Days and Daze
Writing about the January 6 Committee Public Hearing
Writing about the January 6 Hearings is a challenge, a challenge for both writer and reader, so please indulge this caveat.
This will not be a reporting nor an assessment nor an opinion nor an appreciation. Perhaps all four. Perhaps something else. We shall see.
That there is no comparison to any event in America’s history is obvious. What’s also obvious is to respect the challenge ahead for America’s citizens, its publics, its officials, its servants. All are on trial. And yet all are excused, avoiding subpoenas to show up, derelict of duty. So, the watchers will discover what the impact for America means when these populations don’t show up.
A friend once cautioned that a democracy doesn’t exist on paper but exists in the aspirations of those who have chosen to be governed in this manner. Majority rule and decision making are precisely that: attending to when your opinion, hope, realizations are not actualized because they fall on the wrong side of what the majority decides.
So too, the peaceful transfer of power. The transfer of power from minority to majority is precisely accepting where your opinion or position meets the majority’s. Peacekeepers therefore adjust course through acceptance of majority rule and move forward with agenda setting, edifying publics, challenging elites, organizing like minds, working towards solidarity with un-like minds.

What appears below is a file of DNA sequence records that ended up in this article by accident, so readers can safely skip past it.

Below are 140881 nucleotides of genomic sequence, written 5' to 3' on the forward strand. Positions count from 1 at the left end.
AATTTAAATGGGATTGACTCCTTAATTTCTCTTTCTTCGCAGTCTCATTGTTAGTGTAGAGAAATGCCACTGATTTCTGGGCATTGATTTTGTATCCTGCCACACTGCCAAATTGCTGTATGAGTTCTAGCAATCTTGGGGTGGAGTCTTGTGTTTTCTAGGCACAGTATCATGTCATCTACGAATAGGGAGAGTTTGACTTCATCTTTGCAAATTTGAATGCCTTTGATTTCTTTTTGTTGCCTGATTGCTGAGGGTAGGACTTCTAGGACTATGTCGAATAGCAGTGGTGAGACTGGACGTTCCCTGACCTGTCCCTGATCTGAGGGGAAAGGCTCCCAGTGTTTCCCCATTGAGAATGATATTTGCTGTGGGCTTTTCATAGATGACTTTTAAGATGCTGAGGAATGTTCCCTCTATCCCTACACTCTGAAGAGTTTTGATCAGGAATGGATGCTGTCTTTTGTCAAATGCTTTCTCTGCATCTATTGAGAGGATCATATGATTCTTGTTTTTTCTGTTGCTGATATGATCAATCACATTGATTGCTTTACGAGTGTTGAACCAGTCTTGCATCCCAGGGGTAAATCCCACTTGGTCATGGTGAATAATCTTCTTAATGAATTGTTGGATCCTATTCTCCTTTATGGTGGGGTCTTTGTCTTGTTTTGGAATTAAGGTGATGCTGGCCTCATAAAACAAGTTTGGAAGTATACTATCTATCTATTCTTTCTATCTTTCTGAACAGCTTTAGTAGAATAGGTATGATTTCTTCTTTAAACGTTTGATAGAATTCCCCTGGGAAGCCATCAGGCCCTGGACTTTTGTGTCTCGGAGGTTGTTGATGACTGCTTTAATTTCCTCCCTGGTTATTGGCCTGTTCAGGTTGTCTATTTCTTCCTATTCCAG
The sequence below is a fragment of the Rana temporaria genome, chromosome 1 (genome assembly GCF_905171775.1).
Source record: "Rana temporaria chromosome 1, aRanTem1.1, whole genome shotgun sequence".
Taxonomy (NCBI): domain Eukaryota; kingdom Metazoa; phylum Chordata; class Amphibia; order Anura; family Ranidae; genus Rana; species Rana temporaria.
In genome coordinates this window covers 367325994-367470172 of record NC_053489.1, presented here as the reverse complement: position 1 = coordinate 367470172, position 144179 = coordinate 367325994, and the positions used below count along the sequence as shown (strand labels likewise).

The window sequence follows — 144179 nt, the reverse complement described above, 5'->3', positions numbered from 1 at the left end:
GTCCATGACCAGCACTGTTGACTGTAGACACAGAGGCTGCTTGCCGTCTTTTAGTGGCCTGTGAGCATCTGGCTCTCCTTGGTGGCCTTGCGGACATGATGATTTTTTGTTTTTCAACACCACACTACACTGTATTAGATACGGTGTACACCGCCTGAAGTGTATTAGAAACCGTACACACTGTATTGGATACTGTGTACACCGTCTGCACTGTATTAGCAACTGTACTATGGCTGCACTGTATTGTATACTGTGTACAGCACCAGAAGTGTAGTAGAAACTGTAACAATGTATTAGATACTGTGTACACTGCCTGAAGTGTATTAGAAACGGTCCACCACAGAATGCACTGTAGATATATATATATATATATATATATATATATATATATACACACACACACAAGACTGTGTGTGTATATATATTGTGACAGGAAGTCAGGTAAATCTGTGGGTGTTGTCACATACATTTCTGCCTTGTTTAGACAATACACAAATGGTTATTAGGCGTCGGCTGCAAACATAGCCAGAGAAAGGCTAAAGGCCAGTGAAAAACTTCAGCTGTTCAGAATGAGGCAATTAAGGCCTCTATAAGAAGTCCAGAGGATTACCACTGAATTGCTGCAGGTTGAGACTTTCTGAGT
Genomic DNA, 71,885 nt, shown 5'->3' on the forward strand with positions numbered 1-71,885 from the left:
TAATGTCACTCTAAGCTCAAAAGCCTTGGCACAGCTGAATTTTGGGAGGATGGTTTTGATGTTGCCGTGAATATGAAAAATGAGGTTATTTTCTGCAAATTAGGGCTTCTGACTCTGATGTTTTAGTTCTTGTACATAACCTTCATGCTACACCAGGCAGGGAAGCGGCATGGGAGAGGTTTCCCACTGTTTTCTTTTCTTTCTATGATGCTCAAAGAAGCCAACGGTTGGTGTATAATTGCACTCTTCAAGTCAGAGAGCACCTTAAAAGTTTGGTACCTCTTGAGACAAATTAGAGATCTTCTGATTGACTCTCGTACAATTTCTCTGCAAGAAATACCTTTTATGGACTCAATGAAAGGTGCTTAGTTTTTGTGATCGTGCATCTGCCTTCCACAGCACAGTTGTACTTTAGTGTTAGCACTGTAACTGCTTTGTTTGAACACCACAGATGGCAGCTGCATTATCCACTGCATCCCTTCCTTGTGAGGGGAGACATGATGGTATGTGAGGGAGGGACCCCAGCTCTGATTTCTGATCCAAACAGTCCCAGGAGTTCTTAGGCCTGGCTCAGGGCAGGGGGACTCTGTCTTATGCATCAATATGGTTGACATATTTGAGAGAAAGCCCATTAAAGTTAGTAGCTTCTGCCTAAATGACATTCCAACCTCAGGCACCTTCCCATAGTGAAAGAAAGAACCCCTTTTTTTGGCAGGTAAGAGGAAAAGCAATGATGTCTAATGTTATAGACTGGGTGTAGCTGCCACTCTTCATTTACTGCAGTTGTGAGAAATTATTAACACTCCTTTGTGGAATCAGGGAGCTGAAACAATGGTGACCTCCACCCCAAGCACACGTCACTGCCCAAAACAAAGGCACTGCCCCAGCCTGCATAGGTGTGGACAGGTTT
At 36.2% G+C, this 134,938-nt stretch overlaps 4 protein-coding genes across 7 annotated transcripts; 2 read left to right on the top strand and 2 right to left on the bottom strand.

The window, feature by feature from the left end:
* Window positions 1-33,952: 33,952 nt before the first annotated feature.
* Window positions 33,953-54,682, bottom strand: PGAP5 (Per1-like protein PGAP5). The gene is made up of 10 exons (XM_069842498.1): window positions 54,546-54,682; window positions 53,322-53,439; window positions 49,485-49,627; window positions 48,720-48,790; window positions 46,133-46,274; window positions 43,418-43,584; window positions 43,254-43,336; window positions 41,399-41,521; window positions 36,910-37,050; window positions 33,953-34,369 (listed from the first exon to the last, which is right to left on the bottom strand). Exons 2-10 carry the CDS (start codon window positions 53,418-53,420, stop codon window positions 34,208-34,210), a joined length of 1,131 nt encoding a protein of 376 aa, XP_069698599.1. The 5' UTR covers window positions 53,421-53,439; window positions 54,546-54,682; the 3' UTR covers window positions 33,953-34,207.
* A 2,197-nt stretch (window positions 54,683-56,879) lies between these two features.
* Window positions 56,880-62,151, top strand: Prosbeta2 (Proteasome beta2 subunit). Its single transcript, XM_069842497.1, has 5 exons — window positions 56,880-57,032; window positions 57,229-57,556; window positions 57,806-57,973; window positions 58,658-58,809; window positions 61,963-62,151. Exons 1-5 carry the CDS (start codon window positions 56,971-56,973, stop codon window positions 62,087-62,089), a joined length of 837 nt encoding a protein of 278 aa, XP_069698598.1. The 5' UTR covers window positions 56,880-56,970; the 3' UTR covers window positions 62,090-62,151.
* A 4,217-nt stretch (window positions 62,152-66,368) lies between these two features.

In a sense the ‘peaceful transfer of power’ is about keeping peace. It doesn’t end with destruction of property and physical harm. In a sense these consequences do not validate the cause of chaos but signify the source of terror.
David Brooks, self-proclaimed non-partisan ‘philosophe,’ wrote recently in the Opinion section of the NYTimes that orchestrating the presentation of facts about the January 6 Assault on the Capitol was not serving democracy. ‘Better to work towards democracy than rehash what we all know.’ (1)
This judgment was not lost on me, perhaps not as Brooks intended. For the public hearing of recorded testimony and video footage, the visual confirmation of the assault is there for the purpose of forging comparisons, not merely reconfirming what we know. The Committee has been very clear.
The fact is we don’t ‘know’ and for me this is the point and value of the Committee Hearings:
We know where the Hearings will “end up.” What we don’t know is where America is heading.
This duality in my opinion is worth a watch.
1-The Jan. 6 Committee Has Already Blown It